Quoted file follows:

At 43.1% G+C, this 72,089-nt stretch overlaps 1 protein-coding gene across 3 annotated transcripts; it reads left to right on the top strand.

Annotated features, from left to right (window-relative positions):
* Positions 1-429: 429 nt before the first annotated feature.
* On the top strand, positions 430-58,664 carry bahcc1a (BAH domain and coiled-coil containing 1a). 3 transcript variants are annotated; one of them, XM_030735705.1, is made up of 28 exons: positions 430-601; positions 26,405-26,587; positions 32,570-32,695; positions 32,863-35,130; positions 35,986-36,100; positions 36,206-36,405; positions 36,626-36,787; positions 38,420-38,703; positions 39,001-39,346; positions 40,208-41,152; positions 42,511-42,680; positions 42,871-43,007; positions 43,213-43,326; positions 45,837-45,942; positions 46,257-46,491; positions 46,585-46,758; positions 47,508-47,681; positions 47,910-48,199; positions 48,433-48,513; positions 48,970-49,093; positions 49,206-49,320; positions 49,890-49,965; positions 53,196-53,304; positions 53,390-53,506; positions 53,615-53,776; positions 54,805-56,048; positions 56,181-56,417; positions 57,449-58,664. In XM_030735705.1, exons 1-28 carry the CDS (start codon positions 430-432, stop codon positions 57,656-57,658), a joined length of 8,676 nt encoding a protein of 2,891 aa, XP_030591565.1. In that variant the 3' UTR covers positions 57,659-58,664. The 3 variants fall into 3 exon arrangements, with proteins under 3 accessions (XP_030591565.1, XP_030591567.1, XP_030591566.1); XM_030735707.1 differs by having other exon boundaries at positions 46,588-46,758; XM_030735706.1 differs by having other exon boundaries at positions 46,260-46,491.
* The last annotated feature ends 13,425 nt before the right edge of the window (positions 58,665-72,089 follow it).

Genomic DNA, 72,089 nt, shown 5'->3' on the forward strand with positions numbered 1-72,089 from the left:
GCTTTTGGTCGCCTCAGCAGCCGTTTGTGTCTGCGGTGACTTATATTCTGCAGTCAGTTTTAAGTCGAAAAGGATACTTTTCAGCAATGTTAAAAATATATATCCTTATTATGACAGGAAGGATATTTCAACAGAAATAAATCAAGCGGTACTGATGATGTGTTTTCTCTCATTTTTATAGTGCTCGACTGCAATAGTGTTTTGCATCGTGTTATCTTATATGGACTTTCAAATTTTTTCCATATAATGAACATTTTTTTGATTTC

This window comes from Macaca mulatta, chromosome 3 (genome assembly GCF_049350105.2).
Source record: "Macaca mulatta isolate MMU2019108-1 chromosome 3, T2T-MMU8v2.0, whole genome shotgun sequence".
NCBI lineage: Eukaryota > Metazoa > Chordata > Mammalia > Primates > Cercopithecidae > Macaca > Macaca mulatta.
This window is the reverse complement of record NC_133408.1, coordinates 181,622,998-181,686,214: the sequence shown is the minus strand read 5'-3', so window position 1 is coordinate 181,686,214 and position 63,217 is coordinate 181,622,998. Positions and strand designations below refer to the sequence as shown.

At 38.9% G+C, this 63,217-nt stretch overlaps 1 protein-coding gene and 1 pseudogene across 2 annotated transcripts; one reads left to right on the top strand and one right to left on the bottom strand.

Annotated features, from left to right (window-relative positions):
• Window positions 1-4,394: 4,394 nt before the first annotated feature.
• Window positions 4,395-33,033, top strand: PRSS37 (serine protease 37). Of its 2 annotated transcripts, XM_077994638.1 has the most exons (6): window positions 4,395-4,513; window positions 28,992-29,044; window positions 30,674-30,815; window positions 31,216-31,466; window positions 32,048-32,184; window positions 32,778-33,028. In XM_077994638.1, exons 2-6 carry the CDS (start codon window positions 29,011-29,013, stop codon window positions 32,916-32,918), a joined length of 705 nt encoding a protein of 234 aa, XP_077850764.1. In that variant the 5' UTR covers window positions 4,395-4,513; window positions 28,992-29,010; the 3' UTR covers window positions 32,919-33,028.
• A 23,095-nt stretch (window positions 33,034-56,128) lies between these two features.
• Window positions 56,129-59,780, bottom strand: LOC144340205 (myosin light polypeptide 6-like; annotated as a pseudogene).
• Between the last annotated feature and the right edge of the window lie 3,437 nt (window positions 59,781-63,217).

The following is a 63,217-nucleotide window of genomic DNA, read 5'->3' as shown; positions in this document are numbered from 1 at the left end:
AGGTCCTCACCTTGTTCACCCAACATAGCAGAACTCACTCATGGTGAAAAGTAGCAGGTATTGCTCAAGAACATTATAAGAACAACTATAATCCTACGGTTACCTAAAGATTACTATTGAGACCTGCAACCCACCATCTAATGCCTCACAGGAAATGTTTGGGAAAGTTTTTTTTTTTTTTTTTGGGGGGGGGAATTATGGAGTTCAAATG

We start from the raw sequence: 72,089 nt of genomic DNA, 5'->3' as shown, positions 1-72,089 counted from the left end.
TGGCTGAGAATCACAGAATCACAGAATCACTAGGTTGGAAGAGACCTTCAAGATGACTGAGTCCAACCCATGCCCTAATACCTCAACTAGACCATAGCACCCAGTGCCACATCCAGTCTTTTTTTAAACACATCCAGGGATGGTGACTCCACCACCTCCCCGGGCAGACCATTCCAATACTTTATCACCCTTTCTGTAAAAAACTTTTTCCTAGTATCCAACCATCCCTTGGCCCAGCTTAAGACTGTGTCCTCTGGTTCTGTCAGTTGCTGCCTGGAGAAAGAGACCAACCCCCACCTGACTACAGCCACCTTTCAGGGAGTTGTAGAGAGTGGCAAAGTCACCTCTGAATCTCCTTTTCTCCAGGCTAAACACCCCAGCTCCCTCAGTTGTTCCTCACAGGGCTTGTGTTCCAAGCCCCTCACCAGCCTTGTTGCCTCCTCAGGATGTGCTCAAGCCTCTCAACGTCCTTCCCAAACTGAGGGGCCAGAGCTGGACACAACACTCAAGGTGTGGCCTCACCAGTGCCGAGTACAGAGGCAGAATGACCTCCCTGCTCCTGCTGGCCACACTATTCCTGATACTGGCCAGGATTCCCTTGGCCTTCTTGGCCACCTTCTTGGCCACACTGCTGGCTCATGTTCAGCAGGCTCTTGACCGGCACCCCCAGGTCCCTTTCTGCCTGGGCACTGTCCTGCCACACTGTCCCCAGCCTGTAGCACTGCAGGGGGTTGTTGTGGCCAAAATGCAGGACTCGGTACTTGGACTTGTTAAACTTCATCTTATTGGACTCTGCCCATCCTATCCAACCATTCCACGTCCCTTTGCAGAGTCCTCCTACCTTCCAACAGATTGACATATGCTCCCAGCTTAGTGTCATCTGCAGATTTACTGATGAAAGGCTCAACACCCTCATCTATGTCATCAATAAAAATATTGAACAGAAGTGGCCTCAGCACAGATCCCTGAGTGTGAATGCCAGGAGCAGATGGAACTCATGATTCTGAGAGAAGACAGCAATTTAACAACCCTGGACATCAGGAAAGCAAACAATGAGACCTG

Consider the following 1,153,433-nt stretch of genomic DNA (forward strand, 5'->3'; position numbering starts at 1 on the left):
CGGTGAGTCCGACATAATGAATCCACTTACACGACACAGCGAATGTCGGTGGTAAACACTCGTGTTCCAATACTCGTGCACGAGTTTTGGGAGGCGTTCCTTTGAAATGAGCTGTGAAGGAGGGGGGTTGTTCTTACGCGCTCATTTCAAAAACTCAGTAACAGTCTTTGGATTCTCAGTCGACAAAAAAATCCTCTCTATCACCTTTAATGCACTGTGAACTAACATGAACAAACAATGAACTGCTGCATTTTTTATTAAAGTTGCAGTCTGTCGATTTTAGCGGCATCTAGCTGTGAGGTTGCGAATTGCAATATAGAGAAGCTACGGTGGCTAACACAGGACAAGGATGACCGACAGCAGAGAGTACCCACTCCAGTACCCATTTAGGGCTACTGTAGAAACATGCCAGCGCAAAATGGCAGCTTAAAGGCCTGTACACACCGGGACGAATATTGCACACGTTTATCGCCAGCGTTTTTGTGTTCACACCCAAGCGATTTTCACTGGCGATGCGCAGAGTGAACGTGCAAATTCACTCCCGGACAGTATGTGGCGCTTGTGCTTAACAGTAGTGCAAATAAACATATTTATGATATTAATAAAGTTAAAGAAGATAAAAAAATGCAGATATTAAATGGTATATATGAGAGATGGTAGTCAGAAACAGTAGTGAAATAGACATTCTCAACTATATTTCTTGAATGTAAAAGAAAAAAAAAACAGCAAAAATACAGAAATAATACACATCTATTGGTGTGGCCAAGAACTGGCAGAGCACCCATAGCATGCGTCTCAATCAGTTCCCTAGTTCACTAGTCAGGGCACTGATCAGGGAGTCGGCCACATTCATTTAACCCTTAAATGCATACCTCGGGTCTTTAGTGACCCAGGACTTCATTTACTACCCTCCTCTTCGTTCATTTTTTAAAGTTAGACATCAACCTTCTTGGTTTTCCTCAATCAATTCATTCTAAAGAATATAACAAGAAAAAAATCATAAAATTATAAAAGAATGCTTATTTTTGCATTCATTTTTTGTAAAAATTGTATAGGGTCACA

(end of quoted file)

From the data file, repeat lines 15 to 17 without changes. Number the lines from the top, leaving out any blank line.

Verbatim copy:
• Window positions 4,395-33,033, top strand: PRSS37 (serine protease 37). Of its 2 annotated transcripts, XM_077994638.1 has the most exons (6): window positions 4,395-4,513; window positions 28,992-29,044; window positions 30,674-30,815; window positions 31,216-31,466; window positions 32,048-32,184; window positions 32,778-33,028. In XM_077994638.1, exons 2-6 carry the CDS (start codon window positions 29,011-29,013, stop codon window positions 32,916-32,918), a joined length of 705 nt encoding a protein of 234 aa, XP_077850764.1. In that variant the 5' UTR covers window positions 4,395-4,513; window positions 28,992-29,010; the 3' UTR covers window positions 32,919-33,028.
• A 23,095-nt stretch (window positions 33,034-56,128) lies between these two features.
• Window positions 56,129-59,780, bottom strand: LOC144340205 (myosin light polypeptide 6-like; annotated as a pseudogene).